Some materials and medications used at the dentist office can cause an allergic reaction.
Who hasn’t experienced at some point fear of the dentist? Let’s be honest, we all have a strange love-hate relationship with them.
The ideal scenario is a regular visit that ends with no cavities, but there’s also that rush appointment when you can’t ignore the pain anymore. The last is a more difficult time and usually involves anesthesia, syringes, gloves, masks, tubes, gauze etc.
To achieve the end result of a beautiful and happy smile, we have done a bit of investigation and found that some materials and medications used at the dentist office can cause you an allergic reaction. Let’s list a few and find out how the allergist can help you.
Local anesthetics: adverse reactions can go from toxicity reaction for amid-type such as lidocaine to allergic reaction for ester-type anesthetic. Ask the allergist for drug testing.
Codeine: it usually causes non-allergic intestinal reactions, unless symptoms like swelling of the lips, skin reactions, or breathing difficulties appear.
Latex: Symptoms range from minor skin irritation to life-threatening anaphylaxis reaction. Ask the allergist for patch test.
Penicillin: Signs and symptoms of penicillin allergy often occur within an hour after taking a drug. Less commonly, reactions can occur hours, days or weeks later. Make an appointment for skin testing and/or oral challenge.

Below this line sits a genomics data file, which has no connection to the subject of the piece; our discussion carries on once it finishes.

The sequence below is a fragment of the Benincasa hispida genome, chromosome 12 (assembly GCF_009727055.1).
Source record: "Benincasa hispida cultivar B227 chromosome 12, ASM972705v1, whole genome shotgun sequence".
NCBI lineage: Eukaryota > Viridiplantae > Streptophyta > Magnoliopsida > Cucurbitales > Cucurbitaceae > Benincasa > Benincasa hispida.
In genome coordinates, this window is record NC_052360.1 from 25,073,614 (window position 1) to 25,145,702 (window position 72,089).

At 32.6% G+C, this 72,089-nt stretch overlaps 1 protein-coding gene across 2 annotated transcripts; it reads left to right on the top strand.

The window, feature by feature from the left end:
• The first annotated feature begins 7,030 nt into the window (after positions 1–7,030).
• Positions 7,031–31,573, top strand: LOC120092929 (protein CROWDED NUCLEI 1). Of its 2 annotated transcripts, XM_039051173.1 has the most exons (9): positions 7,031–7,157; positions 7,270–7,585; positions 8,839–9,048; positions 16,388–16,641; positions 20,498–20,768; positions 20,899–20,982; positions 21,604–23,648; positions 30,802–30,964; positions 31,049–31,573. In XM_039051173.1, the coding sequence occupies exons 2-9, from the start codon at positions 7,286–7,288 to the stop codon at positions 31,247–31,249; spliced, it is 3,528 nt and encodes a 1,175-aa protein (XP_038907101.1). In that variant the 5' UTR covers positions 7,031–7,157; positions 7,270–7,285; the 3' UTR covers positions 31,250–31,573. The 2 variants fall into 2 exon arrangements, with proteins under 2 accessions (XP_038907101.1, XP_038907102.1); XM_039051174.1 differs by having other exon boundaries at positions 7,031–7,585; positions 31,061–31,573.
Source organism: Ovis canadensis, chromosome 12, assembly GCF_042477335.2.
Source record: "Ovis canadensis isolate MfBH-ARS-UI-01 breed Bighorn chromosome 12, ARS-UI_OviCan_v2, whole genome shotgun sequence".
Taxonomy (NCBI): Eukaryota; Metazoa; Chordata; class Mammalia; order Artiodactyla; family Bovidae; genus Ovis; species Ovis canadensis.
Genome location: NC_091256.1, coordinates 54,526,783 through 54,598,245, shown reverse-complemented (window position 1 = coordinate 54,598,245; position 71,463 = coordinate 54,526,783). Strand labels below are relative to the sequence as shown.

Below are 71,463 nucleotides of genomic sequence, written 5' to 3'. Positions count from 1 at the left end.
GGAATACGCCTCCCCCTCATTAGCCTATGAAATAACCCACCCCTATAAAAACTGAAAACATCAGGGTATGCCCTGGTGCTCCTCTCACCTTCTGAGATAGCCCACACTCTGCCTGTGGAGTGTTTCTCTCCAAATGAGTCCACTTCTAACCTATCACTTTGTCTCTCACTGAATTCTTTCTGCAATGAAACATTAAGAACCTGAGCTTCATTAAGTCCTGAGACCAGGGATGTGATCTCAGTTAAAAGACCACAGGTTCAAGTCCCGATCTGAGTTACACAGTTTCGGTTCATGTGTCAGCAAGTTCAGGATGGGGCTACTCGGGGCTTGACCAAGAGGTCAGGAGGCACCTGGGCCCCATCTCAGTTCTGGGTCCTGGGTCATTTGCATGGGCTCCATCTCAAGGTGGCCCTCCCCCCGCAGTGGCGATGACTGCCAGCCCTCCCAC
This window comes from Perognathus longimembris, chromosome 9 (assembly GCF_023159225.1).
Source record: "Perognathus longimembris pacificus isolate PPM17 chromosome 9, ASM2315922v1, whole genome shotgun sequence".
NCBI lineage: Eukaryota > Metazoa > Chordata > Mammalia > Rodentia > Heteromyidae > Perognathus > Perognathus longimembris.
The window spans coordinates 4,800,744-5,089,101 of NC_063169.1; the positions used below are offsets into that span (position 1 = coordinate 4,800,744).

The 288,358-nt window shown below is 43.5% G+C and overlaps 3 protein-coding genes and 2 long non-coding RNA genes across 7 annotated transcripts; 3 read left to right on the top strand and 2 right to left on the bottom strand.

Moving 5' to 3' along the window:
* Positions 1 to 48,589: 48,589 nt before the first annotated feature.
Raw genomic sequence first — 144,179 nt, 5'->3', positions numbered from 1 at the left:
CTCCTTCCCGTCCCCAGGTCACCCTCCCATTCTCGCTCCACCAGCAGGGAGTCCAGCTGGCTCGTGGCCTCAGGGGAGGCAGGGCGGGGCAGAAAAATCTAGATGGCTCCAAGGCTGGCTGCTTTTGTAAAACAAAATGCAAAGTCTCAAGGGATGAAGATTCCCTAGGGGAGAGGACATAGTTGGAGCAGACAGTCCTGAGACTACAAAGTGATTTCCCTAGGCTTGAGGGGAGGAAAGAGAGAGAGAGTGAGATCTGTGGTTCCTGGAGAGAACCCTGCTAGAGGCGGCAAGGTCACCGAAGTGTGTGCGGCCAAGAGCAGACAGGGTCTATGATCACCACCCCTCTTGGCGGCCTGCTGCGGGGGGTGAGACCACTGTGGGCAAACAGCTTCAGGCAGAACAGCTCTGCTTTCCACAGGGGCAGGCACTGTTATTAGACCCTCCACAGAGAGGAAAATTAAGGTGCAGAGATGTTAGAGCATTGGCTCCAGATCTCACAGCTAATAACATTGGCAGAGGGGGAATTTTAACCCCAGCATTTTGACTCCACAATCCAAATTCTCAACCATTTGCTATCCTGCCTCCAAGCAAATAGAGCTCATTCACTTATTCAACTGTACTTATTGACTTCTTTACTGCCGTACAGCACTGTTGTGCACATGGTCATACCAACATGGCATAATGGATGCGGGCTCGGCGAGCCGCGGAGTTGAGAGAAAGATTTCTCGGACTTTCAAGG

Many materials used can cause reactions to the oral tissue.
Someone allergic to shellfish should be watchful for a material called alginate, which is typically used for impressions.
Stomatitis and contact dermatitis can be caused by some composite resins, eugenol (used in temporary filling), amalgam among others.
A new item on the list is your mouthwash. An alarming increased number of anaphylaxis shock and allergic reactions to skin antiseptics containing “chlorhexidine gluconate” has been reported, which has forced the FDA to issue a safety warning
“The U.S. Food and Drug Administration (FDA) is warning that rare but serious allergic reactions have been reported with the widely used skin antiseptic products containing chlorhexidine gluconate. Although rare, the number of reports of serious allergic reactions to these products has increased over the last several years. As a result, we are requesting the manufacturers of over-the-counter (OTC) antiseptic products containing chlorhexidine gluconate to add a warning about this risk to the Drug Facts labels.”
Read the labels, remember the name of the ingredient or your allergen, consider avoiding over the counter products and if you suspect you could be allergic, always consult a board certified allergist.